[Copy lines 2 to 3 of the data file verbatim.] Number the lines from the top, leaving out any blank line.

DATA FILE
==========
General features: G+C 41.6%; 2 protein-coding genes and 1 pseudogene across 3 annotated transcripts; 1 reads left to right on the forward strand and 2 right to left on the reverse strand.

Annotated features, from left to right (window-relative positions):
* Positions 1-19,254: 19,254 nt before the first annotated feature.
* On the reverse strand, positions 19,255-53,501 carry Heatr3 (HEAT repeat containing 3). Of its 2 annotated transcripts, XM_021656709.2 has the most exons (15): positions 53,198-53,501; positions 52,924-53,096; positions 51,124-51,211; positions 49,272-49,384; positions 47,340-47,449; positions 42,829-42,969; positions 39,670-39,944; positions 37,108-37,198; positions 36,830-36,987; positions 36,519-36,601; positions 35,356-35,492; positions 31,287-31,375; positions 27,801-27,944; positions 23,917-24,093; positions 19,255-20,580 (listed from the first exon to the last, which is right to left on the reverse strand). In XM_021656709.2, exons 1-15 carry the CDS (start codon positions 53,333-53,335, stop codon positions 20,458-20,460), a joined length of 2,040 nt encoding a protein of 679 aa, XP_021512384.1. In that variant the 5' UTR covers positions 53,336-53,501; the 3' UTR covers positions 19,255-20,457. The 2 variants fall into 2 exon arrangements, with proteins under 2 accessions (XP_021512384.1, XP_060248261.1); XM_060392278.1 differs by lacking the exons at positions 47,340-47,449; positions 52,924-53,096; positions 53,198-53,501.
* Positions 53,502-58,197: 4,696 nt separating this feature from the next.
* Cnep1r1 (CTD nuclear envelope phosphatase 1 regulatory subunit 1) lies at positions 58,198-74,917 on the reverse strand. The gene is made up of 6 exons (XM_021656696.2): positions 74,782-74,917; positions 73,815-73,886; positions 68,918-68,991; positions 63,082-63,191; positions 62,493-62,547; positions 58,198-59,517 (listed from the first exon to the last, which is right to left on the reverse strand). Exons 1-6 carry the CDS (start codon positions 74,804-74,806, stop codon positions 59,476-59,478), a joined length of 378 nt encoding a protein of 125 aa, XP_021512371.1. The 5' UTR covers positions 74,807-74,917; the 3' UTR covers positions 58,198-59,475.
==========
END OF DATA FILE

Annotated features, from left to right (window-relative positions):
* Positions 1-19,254: 19,254 nt before the first annotated feature.